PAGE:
This month we’re excited to have a guest on the blog, artistic director Darren K. Woods. He brings us a play-by-play of his experience at this year’s New Works Forum, held annually at Opera America since 2012 as a discussion epicenter and idea incubator for the many and various voices that produce new opera. Without further ado, here’s Darren!
SMC at Opera America’s New Works Forum
The New Works Forum at Opera America is one of my favorite meetings to attend each year. Now in its seventh year (and I’ve been to every one), it is a wonderful gathering of composers, librettists, producers, singers, funding professionals, conductors, dramaturgs – well – every type of person who makes new opera happen. This year Seagle Music Colony was incredibly well represented.
On Wednesday, Tony took the train down from Schroon Lake so that he could be at rehearsal the next morning for The Ghosts of Gatsby, Evan Mack and Joshua McGuire’s new chamber opera that was workshopped at SMC this summer. “Gatsby” was one of the three operas to be showcased at the forum. Seagle, along with Opera Birmingham and Samford University, commissioned the opera, and it was a wonderful opportunity to reunite with Keith Wolfe, who was a singer and managing director at Seagle for many years and is now the General Director of Opera Birmingham. Mark Adamo, composer of Little Women and Lysistrata, another new work we’ve done at SMC, and his partner, Oscar-winning composer John Corigliano, hosted us in their home for rehearsal all day Thursday. We put together a stellar cast, including a number of SMC alumni. Scott Clark was F. Scott Fitzgerald, while Francesca Mehrotra was Zelda 18 and Shelley Mihm was Zelda 24. One of the artists from the premiere in Birmingham, Kathryne Overturf, sang Zelda 48. Our own Jennifer McGuire was at the piano.
While rehearsals commenced on Thursday, I was on a train to NYC to arrive in time for the first session of the New Works Forum. It is always such fun to enter the lobby of Opera America and immediately reconnect with all your friends. The first session always sets the parameters of the next three days; we all discuss what we hope to get from being with each other over the course of the forum. The main event for Thursday was the world premiere of p r i s m by Ellen Reid and Roxie Perkins. The opera was a psychological wild ride that dealt with sexual abuse and whether or not someone could recover from such a traumatic event. What I liked most about the evening was experiencing the sound world of Ellen Reid. She writes beautifully for the voice and her haunting choral writing was also powerful. There was a reception, but after getting up at 4:00 a.m. that morning, I needed to head to the hotel for a good night’s sleep.
Friday was the busiest of our four days in New York with four sessions and then the showcase that evening – so basically 10:00 a.m. to midnight! The day started with a practical “primer” on the commissioning of new work. It was a great de-mystifying of details around contracting, budgeting, fundraising, and audience engagement. Those of us who successfully completed multiple commissions in the past talked about how to work with unions when you are in a union house. Overall the session was very enlightening. After a break we went into a session entitled “Opera in the #MeToo era”. This was a very important session that everyone wanted to have. We discussed how to make rehearsal a safe place for everyone, what an artist should do when they are uncomfortable in a rehearsal, how to report incidents, and many other issues. The bottom line was this: trust and communication are what we must have in order to respect everyone and still put on amazing theater.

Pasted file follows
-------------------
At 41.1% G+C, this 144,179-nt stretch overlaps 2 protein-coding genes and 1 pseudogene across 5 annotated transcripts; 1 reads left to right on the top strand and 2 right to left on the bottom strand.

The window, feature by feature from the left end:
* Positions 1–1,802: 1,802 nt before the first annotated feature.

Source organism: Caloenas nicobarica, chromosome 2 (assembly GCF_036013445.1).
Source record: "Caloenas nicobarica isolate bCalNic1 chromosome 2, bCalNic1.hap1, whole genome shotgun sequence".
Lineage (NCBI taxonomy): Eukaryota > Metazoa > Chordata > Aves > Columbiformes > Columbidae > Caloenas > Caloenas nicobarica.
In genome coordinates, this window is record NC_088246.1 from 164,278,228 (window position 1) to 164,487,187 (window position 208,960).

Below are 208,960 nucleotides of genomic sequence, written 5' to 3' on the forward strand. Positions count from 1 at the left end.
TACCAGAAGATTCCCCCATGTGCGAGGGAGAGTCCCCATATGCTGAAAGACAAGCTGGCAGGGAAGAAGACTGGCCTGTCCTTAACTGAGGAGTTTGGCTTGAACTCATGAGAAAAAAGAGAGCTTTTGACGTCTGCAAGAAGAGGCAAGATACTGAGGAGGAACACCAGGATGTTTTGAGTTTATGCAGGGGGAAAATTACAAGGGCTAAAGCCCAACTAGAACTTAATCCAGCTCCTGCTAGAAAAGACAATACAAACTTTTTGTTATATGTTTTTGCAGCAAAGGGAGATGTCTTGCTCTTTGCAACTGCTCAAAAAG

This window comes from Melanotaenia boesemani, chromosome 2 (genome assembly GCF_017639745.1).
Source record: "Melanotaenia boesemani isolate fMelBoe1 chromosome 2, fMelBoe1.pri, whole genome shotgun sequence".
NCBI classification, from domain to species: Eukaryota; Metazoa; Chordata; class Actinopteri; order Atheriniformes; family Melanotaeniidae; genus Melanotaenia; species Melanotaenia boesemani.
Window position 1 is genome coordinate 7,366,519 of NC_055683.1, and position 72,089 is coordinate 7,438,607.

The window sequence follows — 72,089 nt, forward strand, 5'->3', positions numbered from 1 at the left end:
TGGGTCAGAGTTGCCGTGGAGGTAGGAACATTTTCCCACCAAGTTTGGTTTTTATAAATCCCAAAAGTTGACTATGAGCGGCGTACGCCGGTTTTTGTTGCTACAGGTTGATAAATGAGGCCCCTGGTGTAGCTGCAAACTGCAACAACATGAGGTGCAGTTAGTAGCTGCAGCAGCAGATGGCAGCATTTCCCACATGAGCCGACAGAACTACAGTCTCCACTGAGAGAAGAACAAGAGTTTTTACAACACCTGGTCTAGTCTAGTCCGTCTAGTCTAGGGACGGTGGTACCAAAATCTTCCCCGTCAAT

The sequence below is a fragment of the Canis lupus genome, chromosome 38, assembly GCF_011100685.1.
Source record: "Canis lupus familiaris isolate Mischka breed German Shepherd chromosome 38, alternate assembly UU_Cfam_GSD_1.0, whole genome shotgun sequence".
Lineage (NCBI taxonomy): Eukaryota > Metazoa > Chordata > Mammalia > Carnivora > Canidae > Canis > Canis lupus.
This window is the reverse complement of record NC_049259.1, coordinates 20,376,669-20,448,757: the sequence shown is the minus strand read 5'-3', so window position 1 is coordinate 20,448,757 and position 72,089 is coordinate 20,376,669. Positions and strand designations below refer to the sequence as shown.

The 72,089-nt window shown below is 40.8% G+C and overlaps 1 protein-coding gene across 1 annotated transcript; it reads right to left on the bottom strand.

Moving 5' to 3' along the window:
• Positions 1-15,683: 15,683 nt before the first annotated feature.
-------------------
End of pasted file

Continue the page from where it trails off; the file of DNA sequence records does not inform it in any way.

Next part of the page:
After a short lunch break we had two more sessions about building the 21st century canon of new opera. I popped in to to our final Gatsby rehearsal at 4:00 p.m. to check in, and the artists were excited and ready to work. We had the theater from 5:00 p.m. – 5:30 p.m. to check spacing and at 6:00 p.m. we were the first showcase to perform. It was wonderful to see it in New York with a capacity audience of industry professionals confirming what we all knew at the workshop last summer – that The Ghosts of Gatsby is a fantastic opera! As the cast got enthusiastic cheers and bravi’s, Evan and Josh showed the world that they are ready to play in any city in the world. The next showcase was Houston Grand Opera’s The Phoenix by Tarik O’Regan and Johan Caird, which featured SMC alumna Vanessa Becerra. The last performance of the night was The Last American Hammer by Peter Hilliard and Matt Boresi. I loved that piece too! It was very, very funny and a fitting way to end the evening. Our cast and SMC family were so excited, we went out together for a delicious Italian dinner.
Saturday brought more sessions, the most interesting of which was At the Intersection of Art and Politics. This, needless to say, provoked a rich discussion on everything from immigration to sexual politics. The centerpiece of Saturday was the opening performance and New York premiere of The Falling and the Rising, which many of you know was developed at The American Center for New Works Development at Seagle Music Colony and which we also toured this past fall. It was great to be back with our friends from the U.S. Army Field Band and Soldiers’ Chorus as they once again took on the roles they sang at the Seagle workshop and later the premiere in Fort Worth, TX. The show was really well received! We were all so proud that Seagle Music Colony was the company that brought this piece to life for the first time, and now it was on display for all of our colleagues to see and hear. Sunday morning held a quick feedback session on The Falling and the Rising, and then Evan and I hopped on a train to return to the North Country. We all felt tired but energized and ready to go out and produce more exciting new opera!